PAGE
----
The White House Peace Vigil takes up only a little sidewalk space on Pennsylvania Ave. but leaves a big footprint. For 32 years, two six-foot yellow signs with a white tarp between them have warned us about the dangers of nuclear weapons. This iconic statement for disarmament almost came to an end today.
Thousands of tourists have seen it, taken pictures of it, and talked to Concepcion, the co-founder who’s been there since the beginning–Chinese tourists from Shanghai, Koreans from Seoul, Germans on their way to Philadelphia, gay rights activists from Africa, and school groups from Iowa.
Hundreds of volunteers have invested over 282,000 hours of labor staffing the vigil, sitting through rain, snow, cold, heat, thirst–and boredom. During Hurricane Sandy three people held it in place for hours as the wind screamed.
There’s a bathroom nearby but it closes early. Someone has to man it 24 hours a day, so volunteers are organized into shifts and bring their own food and water. They have to wait for their replacements, even if they come late.
Facing the north portico of the White House, the tattered tarp and yellow signs present an image of the powerless confronting the all-powerful. Undoubtedly every president since 1981–five of them–has seen it and knows its history, yet none have ever acknowledged it. Continue reading →
A week of protests against the Keystone XL Pipeline in Washington, DC continued Thursday with civil disobedience at the White House and visits to pipeline profiteers.
Fifteen participants in the Interfaith Moral Action on Climate (IMAC) were arrested for blocking the sidewalk in front of the White House. Religious leaders called the Keystone XL Pipeline “a grave threat to humanity” and described their moral obligation to stand up against it.
Unitarian minister Terry Ellen said, “The Keystone, as you know, is the fuse to the accelerant that will jettison our planet beyond the point of no repair… We are all moving toward a radically new future. We are all part of a serious challenge against the entrenched power and concentrated wealth of our land.” [VIDEO: Interview with Terry Ellen]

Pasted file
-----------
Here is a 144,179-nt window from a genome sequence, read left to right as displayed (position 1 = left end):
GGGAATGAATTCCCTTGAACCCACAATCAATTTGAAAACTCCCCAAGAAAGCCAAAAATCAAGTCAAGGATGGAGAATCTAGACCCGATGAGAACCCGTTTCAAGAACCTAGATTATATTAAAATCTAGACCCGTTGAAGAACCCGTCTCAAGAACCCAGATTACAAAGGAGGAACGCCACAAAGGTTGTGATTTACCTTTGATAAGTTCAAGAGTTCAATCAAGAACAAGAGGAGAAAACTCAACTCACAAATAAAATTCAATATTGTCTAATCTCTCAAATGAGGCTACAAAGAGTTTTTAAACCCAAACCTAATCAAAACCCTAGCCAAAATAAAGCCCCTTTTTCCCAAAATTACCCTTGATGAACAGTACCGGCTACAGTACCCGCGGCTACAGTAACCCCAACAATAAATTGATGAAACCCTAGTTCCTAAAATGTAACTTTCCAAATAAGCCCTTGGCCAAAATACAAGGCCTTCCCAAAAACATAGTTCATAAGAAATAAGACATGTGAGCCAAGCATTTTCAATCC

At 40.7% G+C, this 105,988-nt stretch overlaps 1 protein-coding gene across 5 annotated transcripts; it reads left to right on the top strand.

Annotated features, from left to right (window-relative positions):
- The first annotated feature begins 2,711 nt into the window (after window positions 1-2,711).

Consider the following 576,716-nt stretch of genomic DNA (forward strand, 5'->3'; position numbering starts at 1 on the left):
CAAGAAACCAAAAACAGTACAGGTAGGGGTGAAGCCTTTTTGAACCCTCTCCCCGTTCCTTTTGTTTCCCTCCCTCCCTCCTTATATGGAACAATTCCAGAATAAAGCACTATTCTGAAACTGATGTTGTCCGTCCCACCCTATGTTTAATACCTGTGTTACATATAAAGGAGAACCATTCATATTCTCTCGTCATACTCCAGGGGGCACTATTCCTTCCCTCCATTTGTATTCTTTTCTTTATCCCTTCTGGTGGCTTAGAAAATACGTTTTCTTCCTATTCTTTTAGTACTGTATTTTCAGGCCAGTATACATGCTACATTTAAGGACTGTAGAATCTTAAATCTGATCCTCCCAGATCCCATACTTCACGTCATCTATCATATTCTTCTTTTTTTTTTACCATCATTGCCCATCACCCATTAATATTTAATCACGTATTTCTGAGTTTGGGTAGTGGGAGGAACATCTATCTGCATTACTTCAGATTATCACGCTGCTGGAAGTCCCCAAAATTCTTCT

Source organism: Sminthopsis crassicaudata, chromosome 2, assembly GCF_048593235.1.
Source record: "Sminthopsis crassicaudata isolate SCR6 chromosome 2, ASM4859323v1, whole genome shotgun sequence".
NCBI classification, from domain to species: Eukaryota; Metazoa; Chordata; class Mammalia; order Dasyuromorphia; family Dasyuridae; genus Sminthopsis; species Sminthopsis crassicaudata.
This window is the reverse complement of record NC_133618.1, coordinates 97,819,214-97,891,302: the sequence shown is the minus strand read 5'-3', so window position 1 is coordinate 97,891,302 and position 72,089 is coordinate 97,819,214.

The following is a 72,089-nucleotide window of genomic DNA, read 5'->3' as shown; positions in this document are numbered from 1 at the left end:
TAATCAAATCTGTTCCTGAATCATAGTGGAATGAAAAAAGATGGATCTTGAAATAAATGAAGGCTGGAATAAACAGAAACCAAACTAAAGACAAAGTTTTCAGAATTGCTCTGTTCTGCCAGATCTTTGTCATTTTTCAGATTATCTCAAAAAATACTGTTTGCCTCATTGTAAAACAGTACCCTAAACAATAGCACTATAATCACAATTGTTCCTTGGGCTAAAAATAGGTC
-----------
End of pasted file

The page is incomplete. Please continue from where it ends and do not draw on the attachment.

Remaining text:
As police arrested interfaith leaders in front of the White House, a separate protest kicked off from the Canadian Embassy just a few blocks down Pennsylvania Avenue. They marched toward a TD Bank branch in Chinatown, chanting, “Jobs at the Keystone? No, let’s get it. There are no jobs on a dead planet!”
Protestors then stormed the lobby of energy company Valero Corporation, a major investor in the Keystone XL Pipeline. Valero stands to receive and refine more oil from the pipeline than any other company.
Police and security officers scuffled with protestors, and five were arrested after they refused to leave. [VIDEO]
For the first time in its 120-year history, the environmental group Sierra Club engaged in a civil disobedience action.
Allison Chin, President of the Sierra Club Board of Directors, and Executive Director Michael Brune lined up in front of the White House to be arrested for obstruction along with 46 others activists. Many of them were also leaders of fellow environmental advocacy organizations, such as Rainforest Action Network, Earthworks, Friends of the Earth, Natural Resources Defense Council, Greenpeace and 350.org.
“We have joined the ranks of visionaries of the past and present to engage in civil disobedience, knowing that the issue at hand is so critical, it compels the strongest defensible action,” said Brune.
And he believes that it has been successful. “We’re on the cusp of a clean energy revolution in the U.S.,” he said. “We have a movement of people who are fighting for clean energy, and they’re winning.”
More from interview with Michael Brune:
On global warming denial:
I think what’s behind it is fear. We have built an economy that is based on fossil fuels, and people don’t know what the world can look like when we move off of those fuels. People who deny climate change obviously haven’t looked at the science, they haven’t had a candid, honest, thoughtful conversation with someone who has studied this issue, and they fear for what a transition will mean for their lives.
So what we say to them is that the clean energy solutions that we’ve been talking are being put into place right now. Iowa gets almost 25% of its power just from wind. South Dakota the same. California will soon get 30% of its power from solar and wind.